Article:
3. The Draft and the Civil Rights Movement:
The Vietnam War coincided with the Civil Rights Movement, and the two are connected in very specific ways. African American war veterans who served in Vietnam returned home to a place where they were denied the same rights as whites, and where they were treated as second-class citizens. Groups like the National Association for the Advancement of Colored People became associated with communism, causing them to lose support. The Draft itself was specifically discriminatory towards African Americans for a couple of reasons. Draft Boards in Alabama, Arkansas, Mississippi, and Alabama did not have a single African American voice, and KKK leader Jack Helms was a member of the Louisiana Board. Although every male was required to register for selective service on their 18th birthday, there were several loopholes for draft deferment during the Vietnam War. First, if an employer claimed that someone’s work was critical to their business, they were often not required to serve in the military. Men enrolled in college were also given draft exemptions. Deferment rules may very well had good intentions behind them, but they certainly ended up disproportionately effecting minority groups.
4. Vietnam War Crimes:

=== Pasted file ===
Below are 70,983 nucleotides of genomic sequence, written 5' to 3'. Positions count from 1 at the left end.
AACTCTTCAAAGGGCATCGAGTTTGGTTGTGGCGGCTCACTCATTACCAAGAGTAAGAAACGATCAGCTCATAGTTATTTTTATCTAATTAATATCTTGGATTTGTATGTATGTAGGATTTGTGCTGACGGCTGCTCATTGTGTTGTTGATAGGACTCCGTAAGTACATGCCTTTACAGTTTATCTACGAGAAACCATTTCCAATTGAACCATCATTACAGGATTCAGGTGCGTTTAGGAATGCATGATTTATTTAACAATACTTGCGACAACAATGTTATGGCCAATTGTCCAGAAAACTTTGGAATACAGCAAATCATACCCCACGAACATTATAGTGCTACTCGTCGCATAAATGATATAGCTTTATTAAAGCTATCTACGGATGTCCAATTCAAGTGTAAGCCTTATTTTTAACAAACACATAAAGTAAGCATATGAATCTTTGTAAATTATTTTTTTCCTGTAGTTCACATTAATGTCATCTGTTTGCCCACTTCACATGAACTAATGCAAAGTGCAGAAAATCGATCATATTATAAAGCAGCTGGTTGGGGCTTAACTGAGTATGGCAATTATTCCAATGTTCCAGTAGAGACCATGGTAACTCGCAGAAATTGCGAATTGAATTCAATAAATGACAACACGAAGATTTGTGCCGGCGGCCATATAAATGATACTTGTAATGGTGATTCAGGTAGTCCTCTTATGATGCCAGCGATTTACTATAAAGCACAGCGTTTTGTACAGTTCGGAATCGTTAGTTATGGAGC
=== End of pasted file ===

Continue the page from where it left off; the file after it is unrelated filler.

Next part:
When I think of war crimes, I usually think of Nazi Germany. The War Remnants Museum reminded me that war crimes have occurred in other wars, and the United States is guilty of atrocities as well. It was a chilling experience witnessing the same small tiger cages, which held three or four Vietnamese soldiers, or to see photos of civilians who had their teeth removed for refusing to share information with the United States backed South. These crimes were not only inhumane and cruel, they endanger the foundation of America itself. A powerful reminder of this at the War Remnants Museum was a placard of the opening lines of the Declaration of Independence. “We hold these truths to be self-evident, that all men are created equal, that they are endowed by their creator with certain unalienable Rights, among these are Life, Liberty, and the Pursuit of Happiness…”
5. Vietnam is Much More than the Location of a War:
After the war, Vietnam normalized relations with the United States in 1995 and the two have since become important trading allies. It is difficult to fathom a U.S.-Vietnamese friendship after the atrocities mentioned above, but I am certainly glad for peace between us because it has given me the opportunity to travel here. Vietnam is a country of beautiful scenery, excellent food, and graceful people. Since my arrival I have felt safe and welcome. The Vietnamese are quick to greet you with a smile and a nod hello. After my visit to the War Remnants Museum, I am not sure Americans deserve such a polite reception, but the people here like to look forward to a bright future rather than dwelling on the past. I am looking forward to contributing to a bright future, as tomorrow we will travel to Can Gio, a mangrove forest restoration site. Agent Orange destroyed over half of the mangrove trees in the Delta area, and I am lucky to have the opportunity to actually plant mangroves, which over time will hopefully help restore the area to its natural condition.